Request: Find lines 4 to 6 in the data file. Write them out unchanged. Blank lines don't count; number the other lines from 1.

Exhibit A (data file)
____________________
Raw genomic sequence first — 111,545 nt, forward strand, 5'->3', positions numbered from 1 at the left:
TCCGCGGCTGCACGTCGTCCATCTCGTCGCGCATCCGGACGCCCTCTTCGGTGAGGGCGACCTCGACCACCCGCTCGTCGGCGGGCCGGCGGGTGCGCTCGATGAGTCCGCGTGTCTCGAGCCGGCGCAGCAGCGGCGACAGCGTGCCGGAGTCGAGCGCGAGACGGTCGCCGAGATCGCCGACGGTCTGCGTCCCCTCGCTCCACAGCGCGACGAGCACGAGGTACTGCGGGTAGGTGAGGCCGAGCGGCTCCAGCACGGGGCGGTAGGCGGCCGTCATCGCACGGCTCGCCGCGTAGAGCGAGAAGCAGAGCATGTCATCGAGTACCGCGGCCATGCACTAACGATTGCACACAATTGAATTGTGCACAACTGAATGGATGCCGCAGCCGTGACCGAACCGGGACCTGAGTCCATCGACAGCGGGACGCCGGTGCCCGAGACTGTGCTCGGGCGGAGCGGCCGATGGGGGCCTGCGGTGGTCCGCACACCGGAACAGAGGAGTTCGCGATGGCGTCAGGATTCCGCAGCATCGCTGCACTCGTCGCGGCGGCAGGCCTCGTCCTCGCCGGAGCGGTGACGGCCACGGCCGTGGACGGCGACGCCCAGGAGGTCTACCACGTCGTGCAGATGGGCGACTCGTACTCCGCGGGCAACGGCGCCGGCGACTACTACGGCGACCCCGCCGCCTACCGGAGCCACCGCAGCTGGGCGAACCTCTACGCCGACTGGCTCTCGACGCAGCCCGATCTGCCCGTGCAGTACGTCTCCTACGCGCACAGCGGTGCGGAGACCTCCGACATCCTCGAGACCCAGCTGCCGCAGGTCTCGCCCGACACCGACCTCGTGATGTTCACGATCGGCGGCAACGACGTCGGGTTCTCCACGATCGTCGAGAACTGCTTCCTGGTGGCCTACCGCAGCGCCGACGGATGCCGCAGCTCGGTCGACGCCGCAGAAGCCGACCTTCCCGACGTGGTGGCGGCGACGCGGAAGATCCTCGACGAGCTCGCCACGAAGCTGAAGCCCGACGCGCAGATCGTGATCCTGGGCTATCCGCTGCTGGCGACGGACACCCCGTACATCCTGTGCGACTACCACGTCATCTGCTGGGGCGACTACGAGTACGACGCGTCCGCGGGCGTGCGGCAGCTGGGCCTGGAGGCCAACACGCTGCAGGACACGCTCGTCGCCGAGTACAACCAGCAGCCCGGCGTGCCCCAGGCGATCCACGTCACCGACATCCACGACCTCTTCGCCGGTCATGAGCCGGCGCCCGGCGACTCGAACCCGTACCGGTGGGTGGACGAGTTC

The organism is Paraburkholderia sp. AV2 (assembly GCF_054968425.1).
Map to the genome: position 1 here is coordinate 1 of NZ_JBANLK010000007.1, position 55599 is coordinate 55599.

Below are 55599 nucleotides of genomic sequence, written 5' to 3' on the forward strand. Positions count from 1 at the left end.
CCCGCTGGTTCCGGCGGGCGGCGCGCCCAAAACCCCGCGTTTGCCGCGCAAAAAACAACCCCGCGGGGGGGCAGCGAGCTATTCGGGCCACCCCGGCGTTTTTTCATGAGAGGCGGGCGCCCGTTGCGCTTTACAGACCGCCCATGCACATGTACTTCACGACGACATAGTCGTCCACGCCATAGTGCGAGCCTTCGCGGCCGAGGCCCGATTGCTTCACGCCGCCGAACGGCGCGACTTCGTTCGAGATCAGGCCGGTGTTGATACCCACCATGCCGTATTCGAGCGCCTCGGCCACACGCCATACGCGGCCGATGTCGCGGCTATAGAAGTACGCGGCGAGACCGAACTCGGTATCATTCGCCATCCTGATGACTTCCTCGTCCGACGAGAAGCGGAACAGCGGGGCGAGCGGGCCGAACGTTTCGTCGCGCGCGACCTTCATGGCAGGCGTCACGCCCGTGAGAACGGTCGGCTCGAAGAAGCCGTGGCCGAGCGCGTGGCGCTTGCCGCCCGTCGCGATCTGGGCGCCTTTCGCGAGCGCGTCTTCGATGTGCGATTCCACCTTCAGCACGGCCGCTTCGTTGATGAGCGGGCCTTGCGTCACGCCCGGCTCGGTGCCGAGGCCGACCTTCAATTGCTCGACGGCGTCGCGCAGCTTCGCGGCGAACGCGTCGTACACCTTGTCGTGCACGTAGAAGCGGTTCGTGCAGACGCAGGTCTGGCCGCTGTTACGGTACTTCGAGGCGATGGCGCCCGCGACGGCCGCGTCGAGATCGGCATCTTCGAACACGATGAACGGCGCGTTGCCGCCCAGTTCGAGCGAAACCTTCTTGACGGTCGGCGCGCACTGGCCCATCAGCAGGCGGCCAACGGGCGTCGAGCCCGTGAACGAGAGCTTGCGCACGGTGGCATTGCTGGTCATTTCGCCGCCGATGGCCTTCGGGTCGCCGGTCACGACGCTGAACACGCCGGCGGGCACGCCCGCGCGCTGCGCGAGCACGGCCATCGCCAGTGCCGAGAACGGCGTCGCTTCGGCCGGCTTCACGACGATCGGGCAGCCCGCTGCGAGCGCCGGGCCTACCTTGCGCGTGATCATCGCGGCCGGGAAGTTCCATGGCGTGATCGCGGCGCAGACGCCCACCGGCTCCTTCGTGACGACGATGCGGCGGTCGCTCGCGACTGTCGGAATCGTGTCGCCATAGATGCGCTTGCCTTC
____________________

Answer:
Map to the genome: position 1 here is coordinate 1 of NZ_JBANLK010000007.1, position 55599 is coordinate 55599.

Below are 55599 nucleotides of genomic sequence, written 5' to 3' on the forward strand. Positions count from 1 at the left end.
CCCGCTGGTTCCGGCGGGCGGCGCGCCCAAAACCCCGCGTTTGCCGCGCAAAAAACAACCCCGCGGGGGGGCAGCGAGCTATTCGGGCCACCCCGGCGTTTTTTCATGAGAGGCGGGCGCCCGTTGCGCTTTACAGACCGCCCATGCACATGTACTTCACGACGACATAGTCGTCCACGCCATAGTGCGAGCCTTCGCGGCCGAGGCCCGATTGCTTCACGCCGCCGAACGGCGCGACTTCGTTCGAGATCAGGCCGGTGTTGATACCCACCATGCCGTATTCGAGCGCCTCGGCCACACGCCATACGCGGCCGATGTCGCGGCTATAGAAGTACGCGGCGAGACCGAACTCGGTATCATTCGCCATCCTGATGACTTCCTCGTCCGACGAGAAGCGGAACAGCGGGGCGAGCGGGCCGAACGTTTCGTCGCGCGCGACCTTCATGGCAGGCGTCACGCCCGTGAGAACGGTCGGCTCGAAGAAGCCGTGGCCGAGCGCGTGGCGCTTGCCGCCCGTCGCGATCTGGGCGCCTTTCGCGAGCGCGTCTTCGATGTGCGATTCCACCTTCAGCACGGCCGCTTCGTTGATGAGCGGGCCTTGCGTCACGCCCGGCTCGGTGCCGAGGCCGACCTTCAATTGCTCGACGGCGTCGCGCAGCTTCGCGGCGAACGCGTCGTACACCTTGTCGTGCACGTAGAAGCGGTTCGTGCAGACGCAGGTCTGGCCGCTGTTACGGTACTTCGAGGCGATGGCGCCCGCGACGGCCGCGTCGAGATCGGCATCTTCGAACACGATGAACGGCGCGTTGCCGCCCAGTTCGAGCGAAACCTTCTTGACGGTCGGCGCGCACTGGCCCATCAGCAGGCGGCCAACGGGCGTCGAGCCCGTGAACGAGAGCTTGCGCACGGTGGCATTGCTGGTCATTTCGCCGCCGATGGCCTTCGGGTCGCCGGTCACGACGCTGAACACGCCGGCGGGCACGCCCGCGCGCTGCGCGAGCACGGCCATCGCCAGTGCCGAGAACGGCGTCGCTTCGGCCGGCTTCACGACGATCGGGCAGCCCGCTGCGAGCGCCGGGCCTACCTTGCGCGTGATCATCGCGGCCGGGAAGTTCCATGGCGTGATCGCGGCGCAGACGCCCACCGGCTCCTTCGTGACGACGATGCGGCGGTCGCTCGCGACTGTCGGAATCGTGTCGCCATAGATGCGCTTGCCTTC